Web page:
Speedster brings different dimension to Rebel offense

By Parrish Alford/NEMS Daily Journal

OXFORD – Ole Miss fans who saw Jeff Scott turn a corner and run 83 yards to the end zone, leaving the Auburn defense in his dust, might be reluctant to celebrate weight gain at the risk of lost speed.
It’s what fans didn’t see, however, that has Scott thrilled to be 10 pounds heavier.
“I’m 180 pounds. I played at 170 last year,” said Scott, the Rebels’ sophomore running back, who said he had hoped to get up to 185.
He says he’s just as fast and believes now he’s a home run threat between the tackles and not just one the edge.
“When we were watching film you could see some of the plays that I actually could have broke,” Scott said, “but a defensive end or a linebacker tackled me with one arm. If I’d have had extra weight, I actually could have broke that tackle and got in the end zone.”
As a true freshman, Scott – a native of Miami – ran by more defenders than he ran through. He finished as the Rebels’ third-leading rusher with 429 yards and three touchdowns.
He led the running backs in average gain at 6.5 yards per carry.
“Jeff brings an entirely different dimension than me and Enrique (Davis),” starting running back Brandon Bolden said. “We’re both power runners with pretty good speed. He brings a whole different speed to the game.”
While Scott is proud of his weight gain, being the little guy at 5-foot-7 has its advantages too.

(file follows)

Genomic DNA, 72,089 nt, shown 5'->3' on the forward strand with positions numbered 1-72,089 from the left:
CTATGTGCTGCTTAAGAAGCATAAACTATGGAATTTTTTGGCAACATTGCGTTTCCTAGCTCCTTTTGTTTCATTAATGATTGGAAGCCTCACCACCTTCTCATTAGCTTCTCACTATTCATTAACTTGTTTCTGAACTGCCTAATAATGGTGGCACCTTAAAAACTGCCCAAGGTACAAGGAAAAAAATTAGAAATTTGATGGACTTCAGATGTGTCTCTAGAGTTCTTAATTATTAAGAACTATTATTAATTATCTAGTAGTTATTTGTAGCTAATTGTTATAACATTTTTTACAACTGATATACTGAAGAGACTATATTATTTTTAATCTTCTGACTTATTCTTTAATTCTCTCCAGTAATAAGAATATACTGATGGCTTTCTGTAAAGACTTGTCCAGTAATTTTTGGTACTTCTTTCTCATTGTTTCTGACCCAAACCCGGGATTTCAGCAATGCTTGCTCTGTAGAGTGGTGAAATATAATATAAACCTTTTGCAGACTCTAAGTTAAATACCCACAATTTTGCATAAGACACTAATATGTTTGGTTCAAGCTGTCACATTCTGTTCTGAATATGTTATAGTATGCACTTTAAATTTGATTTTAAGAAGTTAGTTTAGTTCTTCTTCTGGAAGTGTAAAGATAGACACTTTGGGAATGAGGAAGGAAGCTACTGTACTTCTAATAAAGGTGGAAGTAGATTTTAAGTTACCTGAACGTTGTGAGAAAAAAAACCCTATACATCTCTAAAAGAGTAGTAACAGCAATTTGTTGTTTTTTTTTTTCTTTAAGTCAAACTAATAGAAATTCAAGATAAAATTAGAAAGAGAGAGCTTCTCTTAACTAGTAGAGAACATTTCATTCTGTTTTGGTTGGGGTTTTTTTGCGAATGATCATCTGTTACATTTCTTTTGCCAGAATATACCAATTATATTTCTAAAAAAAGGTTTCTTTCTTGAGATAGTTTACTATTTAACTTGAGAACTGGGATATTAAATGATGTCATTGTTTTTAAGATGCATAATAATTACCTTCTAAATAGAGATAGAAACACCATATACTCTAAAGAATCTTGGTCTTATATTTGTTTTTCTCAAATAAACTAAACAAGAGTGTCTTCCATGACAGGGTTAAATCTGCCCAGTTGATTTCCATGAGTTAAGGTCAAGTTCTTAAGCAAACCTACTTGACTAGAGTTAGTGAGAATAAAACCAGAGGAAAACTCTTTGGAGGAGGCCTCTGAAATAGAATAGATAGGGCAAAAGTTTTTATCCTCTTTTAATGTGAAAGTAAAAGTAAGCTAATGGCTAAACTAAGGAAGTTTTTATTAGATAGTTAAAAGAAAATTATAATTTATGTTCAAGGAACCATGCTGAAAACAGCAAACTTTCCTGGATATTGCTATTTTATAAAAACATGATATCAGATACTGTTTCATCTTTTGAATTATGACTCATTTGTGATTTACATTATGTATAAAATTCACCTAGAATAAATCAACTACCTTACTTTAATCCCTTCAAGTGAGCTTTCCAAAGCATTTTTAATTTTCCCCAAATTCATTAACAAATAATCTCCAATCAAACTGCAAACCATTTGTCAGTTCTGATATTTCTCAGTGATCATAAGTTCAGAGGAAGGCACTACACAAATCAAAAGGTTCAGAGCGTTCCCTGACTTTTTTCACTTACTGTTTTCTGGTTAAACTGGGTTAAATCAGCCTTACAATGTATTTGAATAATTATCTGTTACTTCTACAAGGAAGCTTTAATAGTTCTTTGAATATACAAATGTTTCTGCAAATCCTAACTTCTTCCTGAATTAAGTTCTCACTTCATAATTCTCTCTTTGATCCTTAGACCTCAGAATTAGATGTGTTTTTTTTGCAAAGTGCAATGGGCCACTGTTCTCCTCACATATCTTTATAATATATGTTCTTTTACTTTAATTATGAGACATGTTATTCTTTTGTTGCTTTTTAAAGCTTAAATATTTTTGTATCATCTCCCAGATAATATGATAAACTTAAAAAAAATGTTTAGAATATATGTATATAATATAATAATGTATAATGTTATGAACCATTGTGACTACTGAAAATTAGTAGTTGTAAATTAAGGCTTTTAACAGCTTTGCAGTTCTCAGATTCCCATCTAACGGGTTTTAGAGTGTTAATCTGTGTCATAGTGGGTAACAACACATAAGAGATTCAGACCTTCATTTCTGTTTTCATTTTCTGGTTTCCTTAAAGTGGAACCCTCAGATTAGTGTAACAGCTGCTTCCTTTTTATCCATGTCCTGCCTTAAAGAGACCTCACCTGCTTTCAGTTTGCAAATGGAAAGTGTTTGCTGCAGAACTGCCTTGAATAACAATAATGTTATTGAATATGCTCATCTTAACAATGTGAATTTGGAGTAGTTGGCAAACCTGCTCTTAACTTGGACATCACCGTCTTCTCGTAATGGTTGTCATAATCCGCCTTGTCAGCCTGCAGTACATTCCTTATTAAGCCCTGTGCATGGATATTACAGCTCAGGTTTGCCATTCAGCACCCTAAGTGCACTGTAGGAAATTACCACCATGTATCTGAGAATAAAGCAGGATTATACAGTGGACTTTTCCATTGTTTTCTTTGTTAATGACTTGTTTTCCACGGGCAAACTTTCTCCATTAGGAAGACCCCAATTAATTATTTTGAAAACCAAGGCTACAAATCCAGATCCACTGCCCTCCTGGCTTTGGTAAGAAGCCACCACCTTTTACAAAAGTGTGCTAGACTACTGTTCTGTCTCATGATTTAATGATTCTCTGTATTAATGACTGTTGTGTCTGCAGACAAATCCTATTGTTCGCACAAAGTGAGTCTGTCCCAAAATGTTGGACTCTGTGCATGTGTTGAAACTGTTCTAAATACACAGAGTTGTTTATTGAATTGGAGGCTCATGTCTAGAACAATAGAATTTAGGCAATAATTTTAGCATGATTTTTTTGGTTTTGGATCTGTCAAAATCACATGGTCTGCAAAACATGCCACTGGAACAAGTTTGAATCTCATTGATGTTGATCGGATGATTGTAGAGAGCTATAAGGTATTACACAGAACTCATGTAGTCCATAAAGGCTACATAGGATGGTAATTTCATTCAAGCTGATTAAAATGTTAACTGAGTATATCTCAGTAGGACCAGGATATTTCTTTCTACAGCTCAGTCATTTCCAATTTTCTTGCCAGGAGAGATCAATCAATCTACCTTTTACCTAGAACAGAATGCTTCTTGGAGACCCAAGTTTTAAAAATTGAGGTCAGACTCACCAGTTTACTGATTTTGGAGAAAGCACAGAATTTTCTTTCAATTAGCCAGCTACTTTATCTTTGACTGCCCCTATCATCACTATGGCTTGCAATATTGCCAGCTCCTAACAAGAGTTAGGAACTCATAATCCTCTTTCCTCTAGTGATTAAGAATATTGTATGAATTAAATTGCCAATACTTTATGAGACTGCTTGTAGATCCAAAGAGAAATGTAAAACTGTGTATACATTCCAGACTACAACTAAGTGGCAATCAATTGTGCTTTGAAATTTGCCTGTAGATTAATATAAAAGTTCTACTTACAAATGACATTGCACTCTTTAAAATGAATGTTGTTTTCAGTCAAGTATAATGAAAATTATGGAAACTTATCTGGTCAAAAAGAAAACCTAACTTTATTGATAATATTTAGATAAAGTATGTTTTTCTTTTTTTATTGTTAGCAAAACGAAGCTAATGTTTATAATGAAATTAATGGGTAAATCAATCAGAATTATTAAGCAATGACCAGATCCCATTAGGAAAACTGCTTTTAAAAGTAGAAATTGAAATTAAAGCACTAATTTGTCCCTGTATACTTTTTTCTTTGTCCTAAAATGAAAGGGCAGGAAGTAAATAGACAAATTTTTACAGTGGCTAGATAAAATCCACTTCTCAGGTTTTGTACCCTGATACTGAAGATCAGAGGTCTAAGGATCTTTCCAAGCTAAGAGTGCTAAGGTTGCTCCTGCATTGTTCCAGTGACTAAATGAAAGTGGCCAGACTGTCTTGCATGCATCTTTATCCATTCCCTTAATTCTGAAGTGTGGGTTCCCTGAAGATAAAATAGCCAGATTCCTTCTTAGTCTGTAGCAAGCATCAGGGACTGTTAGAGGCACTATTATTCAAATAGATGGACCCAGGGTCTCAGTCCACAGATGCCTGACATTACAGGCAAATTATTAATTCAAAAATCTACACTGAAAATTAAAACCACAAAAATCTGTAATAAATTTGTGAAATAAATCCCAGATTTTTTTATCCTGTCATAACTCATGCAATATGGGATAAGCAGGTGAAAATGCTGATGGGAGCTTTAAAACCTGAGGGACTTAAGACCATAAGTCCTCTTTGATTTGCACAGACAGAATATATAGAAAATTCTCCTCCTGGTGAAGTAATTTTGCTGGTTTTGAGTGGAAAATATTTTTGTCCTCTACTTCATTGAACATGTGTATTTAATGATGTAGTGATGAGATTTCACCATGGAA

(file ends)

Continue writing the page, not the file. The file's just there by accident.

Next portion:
“He’s shifty,” Bolden said. “He can hide behind the offensive line, run between their legs almost, and get out of their in a heartbeat. He’s just got that burst.”
While the burst helped him acclimate quickly on the field, the classroom was another matter.
Scott is the first member of his family to attend college. It took him a while to adjust to the environment.
In fact, it was after a heart-to-heart academics discussion with Ole Miss coach Houston Nutt that Nutt really began to see change.
“At the end of the fall semester I said, ‘If we’d have gone to a bowl you couldn’t have gone to the bowl,’ ” Nutt said. “That hit him hard. He’s grown up quite bit, and he’s doing a good job with his effort right now.
“He really came on in the spring and did an outstanding job of consistent with his work. We’ve tied that in to show him that as hard as he’s worked on the field, we need that same effort in the classroom.”
On the field, Scott’s long run against Auburn helped boost him to a career-high 134 yards for the night. In other games Scott was a steady complement to Bolden, who led the Rebels in rushing with 976 yards.
Scott had 74 yards on 11 carries against Fresno State, 62 on 11 against Arkansas.
He carried six times for 31 yards at LSU and also returned seven kicks for 188 yards, the second-highest single-game total in school history.
Scott returned 15 kicks for 416 yards last year, a team-best 27.7-yard average.
Scott’s special teams role is expected to include punt returns this season. He doesn’t expect much other change, except, perhaps an increase in production.
“I’ve got two seniors playing in front of me. I just want to go out and help my team in special teams, kick return, punt return and a little bit of running back,” he said.
Scott is also expected to factor into Wild Rebel plays, though Bolden will most likely be the trigger man.
Bolden likes seeing the ball in Scott’s hands.
“Once we get Jeff on the corners they have to respect that. It spreads a defense out,” he said. “They have to worry about the sweep, the toss.
“Then we can put guys like me and Enrique back in and run inside all day.”
parrish.alford@journalinc.com.